Saturday, December 5, 2009

Fight Fire with Cool

Via Instapundit, this outrageously gnarly firefighting recon vehicle just overloaded my Kool buffers. Practical or not (and it appears to be very much so, for certain specific applications), something this bad-ass simply needs to be photographed bounding out of some arboreal conflagration in a shower of sparks. James Cameron, take note.

Never Let Waste Go To a Crisis

Nice little piece by Nina Easton in (of all places!) Time Magazine. In it, Easton notes that, despite historical precedents which would incline one to believe the contrary, the current shambles which is the American economy has, by and large not driven vast numbers of people to seek succor at the teat of vastly increased government spending programs.
"Audacity" was a catchy campaign theme, but it's less attractive as a governing principle. The all-important swing voters who decide elections are nervous about dramatic expansions of the Federal Government--even and especially in this time of economic distress. As it turns out, this financial crisis was not the call to bold action that White House chief of staff Rahm Emanuel said shouldn't "go to waste." Quite the opposite: if he doesn't want his presidency to be held hostage by a string of nail-biter votes in Congress, Obama needs to recognize that he overestimated the public's appetite for taxpayer-funded solutions.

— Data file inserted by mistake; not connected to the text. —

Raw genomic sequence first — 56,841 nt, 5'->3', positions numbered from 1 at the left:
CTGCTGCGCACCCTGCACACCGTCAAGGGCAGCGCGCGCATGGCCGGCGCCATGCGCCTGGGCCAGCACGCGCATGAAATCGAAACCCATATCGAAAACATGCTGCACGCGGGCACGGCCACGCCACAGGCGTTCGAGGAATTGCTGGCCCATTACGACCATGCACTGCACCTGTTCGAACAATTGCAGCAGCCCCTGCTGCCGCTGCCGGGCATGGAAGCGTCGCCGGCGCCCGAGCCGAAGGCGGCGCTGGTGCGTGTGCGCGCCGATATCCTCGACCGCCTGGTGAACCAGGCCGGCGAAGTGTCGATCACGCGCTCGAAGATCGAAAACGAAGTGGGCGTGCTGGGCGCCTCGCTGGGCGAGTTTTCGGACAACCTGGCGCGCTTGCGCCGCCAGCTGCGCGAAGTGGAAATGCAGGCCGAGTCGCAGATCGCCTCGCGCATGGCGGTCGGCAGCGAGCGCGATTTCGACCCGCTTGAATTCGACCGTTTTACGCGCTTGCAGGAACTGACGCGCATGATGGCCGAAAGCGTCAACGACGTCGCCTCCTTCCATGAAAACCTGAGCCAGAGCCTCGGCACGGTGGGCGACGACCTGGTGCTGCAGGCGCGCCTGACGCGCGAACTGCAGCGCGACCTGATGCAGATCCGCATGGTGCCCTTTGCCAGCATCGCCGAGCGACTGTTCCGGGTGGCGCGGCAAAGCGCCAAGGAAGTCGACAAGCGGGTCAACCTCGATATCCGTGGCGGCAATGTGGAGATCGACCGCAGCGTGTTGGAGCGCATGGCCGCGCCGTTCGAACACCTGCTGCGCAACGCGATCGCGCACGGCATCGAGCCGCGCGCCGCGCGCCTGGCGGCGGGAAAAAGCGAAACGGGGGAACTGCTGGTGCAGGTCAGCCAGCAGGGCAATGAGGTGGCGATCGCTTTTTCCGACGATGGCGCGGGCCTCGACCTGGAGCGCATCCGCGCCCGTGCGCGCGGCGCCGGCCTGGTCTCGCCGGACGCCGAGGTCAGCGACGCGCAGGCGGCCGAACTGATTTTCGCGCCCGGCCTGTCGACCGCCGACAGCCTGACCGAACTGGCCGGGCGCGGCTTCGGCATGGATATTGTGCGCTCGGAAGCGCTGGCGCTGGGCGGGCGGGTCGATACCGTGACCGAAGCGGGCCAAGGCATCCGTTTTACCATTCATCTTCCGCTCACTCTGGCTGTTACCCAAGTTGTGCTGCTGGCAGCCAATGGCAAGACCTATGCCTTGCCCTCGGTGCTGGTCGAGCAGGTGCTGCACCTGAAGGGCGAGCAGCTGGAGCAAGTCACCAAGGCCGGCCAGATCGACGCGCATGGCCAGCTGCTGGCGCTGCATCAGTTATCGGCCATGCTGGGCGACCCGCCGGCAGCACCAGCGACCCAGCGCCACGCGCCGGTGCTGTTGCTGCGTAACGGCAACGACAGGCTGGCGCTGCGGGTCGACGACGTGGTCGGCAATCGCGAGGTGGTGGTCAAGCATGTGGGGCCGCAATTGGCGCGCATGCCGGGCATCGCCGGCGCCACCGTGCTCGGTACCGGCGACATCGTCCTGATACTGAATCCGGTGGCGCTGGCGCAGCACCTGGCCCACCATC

I do think Easton is onto something here. Where the New Deal and the Great Society gained quite durable (if debatably healthsome) traction by offering the promise of remedies for the common American in difficult times, the ambitious Obama agenda of pumping up government and injecting it into greater swathes of the private sector have little to offer the man/woman on the street. Quite the contrary, as Americans witness the grim spectacle of  a lumbering jobless recovery, logarithmically expanding debts and deficits, and the "promise" of inflated taxation to provide vaporware revenues in a steadily deflating currency, the thinking which underlies these practices has been losing market share rather than gaining it.

This is a point to be considered very seriously by any Democrats who hope to hold onto their majority in the upcoming midterms.  These are precisely the circumstances under which one would expect desperate people to look to their government to swoop in and solve their problems. The fact that there is a far smaller-than-anticipated appetite for such top-down solutions presents an opportunity for the Democratic party to read some pretty stark tea leaves (pun intentional) and swing toward the center as it was forced to do after its rout in 1994. However, I have no particularly strong sense that the Obama-Pelosi-Reid axis possesses the canny pragmatism which typified their Clintonian forebears.